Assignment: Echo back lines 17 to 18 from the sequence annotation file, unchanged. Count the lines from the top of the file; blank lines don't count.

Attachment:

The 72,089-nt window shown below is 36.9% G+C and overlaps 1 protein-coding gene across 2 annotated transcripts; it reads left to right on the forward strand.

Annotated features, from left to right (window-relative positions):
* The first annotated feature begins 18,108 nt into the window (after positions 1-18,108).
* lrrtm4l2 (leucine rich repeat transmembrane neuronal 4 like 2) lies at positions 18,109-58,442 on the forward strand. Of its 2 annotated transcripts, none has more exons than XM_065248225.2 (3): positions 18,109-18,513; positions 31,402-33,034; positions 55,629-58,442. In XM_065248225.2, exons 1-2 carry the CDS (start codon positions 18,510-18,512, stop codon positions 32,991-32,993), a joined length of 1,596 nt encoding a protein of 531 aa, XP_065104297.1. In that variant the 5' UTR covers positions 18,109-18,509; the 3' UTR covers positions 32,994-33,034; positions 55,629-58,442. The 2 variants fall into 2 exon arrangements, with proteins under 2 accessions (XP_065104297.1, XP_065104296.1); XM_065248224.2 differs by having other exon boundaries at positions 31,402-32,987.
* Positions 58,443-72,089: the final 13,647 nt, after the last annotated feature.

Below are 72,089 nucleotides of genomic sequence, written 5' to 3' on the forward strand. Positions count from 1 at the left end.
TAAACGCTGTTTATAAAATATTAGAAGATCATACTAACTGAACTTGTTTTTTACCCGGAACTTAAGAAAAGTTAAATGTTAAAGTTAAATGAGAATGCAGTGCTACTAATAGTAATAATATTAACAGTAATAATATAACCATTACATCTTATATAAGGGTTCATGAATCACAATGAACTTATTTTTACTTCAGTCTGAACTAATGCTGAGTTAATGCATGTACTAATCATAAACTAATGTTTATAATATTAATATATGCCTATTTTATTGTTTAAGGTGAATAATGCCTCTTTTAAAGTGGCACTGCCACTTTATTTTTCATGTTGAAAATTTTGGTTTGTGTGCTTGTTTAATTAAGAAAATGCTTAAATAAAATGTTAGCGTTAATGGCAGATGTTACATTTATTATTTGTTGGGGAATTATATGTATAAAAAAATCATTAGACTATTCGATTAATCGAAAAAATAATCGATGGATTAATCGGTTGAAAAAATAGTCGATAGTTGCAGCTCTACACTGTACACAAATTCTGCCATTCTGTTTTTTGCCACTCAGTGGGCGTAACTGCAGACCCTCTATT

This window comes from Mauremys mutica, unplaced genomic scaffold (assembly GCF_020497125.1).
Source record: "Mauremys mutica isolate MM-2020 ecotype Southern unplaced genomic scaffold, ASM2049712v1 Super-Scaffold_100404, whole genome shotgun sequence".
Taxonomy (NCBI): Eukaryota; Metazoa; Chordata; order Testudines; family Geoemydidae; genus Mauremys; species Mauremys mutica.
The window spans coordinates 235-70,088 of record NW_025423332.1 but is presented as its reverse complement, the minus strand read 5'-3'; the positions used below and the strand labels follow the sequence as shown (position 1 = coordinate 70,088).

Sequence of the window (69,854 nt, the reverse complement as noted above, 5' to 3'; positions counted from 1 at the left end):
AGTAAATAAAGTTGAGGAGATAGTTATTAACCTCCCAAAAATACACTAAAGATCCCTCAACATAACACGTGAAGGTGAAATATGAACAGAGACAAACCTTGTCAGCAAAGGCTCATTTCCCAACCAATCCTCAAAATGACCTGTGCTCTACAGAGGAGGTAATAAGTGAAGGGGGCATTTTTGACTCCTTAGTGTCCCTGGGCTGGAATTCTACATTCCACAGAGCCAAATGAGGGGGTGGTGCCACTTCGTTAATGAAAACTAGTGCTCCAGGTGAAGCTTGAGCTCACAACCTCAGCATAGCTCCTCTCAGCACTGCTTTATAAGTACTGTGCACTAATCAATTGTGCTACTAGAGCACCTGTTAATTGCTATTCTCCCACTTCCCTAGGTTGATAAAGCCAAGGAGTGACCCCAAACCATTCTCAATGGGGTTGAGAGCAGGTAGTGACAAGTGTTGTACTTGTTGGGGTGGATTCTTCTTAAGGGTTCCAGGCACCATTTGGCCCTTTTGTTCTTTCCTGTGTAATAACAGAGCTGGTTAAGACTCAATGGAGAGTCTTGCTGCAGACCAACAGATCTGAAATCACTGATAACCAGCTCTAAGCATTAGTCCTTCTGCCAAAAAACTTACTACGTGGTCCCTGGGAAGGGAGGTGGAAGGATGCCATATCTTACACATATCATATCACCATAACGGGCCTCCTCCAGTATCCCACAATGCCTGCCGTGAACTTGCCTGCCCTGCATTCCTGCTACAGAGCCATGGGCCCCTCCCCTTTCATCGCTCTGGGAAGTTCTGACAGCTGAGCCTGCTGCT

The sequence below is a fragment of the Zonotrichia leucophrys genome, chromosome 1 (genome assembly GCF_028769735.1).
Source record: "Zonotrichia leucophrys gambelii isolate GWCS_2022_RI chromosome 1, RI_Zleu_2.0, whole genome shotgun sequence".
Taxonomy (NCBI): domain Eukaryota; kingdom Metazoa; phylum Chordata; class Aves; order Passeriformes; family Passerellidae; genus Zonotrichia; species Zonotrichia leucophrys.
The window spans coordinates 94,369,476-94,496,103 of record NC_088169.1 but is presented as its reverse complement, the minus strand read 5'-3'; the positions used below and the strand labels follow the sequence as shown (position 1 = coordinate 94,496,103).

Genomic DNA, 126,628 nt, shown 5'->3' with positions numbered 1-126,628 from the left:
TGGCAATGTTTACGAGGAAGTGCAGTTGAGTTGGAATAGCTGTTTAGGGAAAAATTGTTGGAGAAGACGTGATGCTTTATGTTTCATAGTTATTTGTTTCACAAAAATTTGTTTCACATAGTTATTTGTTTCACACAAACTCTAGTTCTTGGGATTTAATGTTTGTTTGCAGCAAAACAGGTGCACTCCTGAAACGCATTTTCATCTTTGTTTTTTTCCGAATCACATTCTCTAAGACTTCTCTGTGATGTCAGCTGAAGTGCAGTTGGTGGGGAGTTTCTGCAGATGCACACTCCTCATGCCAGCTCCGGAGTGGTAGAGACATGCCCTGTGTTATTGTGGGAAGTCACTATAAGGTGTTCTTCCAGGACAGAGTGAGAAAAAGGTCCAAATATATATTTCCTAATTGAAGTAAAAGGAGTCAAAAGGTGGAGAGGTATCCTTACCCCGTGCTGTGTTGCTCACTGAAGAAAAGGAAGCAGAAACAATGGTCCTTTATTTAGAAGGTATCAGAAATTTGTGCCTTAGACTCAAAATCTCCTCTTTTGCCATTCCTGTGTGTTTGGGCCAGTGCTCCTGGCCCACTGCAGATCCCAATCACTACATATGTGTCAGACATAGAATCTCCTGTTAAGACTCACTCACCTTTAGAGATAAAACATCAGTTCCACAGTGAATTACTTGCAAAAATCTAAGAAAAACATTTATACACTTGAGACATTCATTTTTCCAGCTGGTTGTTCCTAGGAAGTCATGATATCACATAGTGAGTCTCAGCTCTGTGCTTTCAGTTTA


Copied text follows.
The window spans coordinates 94,369,476-94,496,103 of record NC_088169.1 but is presented as its reverse complement, the minus strand read 5'-3'; the positions used below and the strand labels follow the sequence as shown (position 1 = coordinate 94,496,103).

Genomic DNA, 126,628 nt, shown 5'->3' with positions numbered 1-126,628 from the left: